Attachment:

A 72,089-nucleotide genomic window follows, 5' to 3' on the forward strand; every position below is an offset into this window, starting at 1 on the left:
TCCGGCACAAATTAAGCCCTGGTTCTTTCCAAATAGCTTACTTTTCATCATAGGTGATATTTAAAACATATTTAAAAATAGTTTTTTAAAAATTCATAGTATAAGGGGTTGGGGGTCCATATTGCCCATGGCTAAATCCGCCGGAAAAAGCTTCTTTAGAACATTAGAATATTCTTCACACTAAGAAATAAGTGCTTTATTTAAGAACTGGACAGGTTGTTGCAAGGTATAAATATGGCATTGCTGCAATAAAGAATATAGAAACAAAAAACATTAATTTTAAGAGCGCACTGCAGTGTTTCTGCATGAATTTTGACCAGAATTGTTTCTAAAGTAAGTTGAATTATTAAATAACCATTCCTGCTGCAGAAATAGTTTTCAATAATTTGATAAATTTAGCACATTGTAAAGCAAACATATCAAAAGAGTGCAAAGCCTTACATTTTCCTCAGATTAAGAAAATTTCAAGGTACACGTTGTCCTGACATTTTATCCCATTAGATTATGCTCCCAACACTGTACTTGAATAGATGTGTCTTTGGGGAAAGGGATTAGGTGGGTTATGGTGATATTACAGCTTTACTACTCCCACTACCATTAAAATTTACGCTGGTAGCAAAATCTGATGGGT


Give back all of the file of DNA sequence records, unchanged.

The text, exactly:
A 72,089-nucleotide genomic window follows, 5' to 3' on the forward strand; every position below is an offset into this window, starting at 1 on the left:
TCCGGCACAAATTAAGCCCTGGTTCTTTCCAAATAGCTTACTTTTCATCATAGGTGATATTTAAAACATATTTAAAAATAGTTTTTTAAAAATTCATAGTATAAGGGGTTGGGGGTCCATATTGCCCATGGCTAAATCCGCCGGAAAAAGCTTCTTTAGAACATTAGAATATTCTTCACACTAAGAAATAAGTGCTTTATTTAAGAACTGGACAGGTTGTTGCAAGGTATAAATATGGCATTGCTGCAATAAAGAATATAGAAACAAAAAACATTAATTTTAAGAGCGCACTGCAGTGTTTCTGCATGAATTTTGACCAGAATTGTTTCTAAAGTAAGTTGAATTATTAAATAACCATTCCTGCTGCAGAAATAGTTTTCAATAATTTGATAAATTTAGCACATTGTAAAGCAAACATATCAAAAGAGTGCAAAGCCTTACATTTTCCTCAGATTAAGAAAATTTCAAGGTACACGTTGTCCTGACATTTTATCCCATTAGATTATGCTCCCAACACTGTACTTGAATAGATGTGTCTTTGGGGAAAGGGATTAGGTGGGTTATGGTGATATTACAGCTTTACTACTCCCACTACCATTAAAATTTACGCTGGTAGCAAAATCTGATGGGT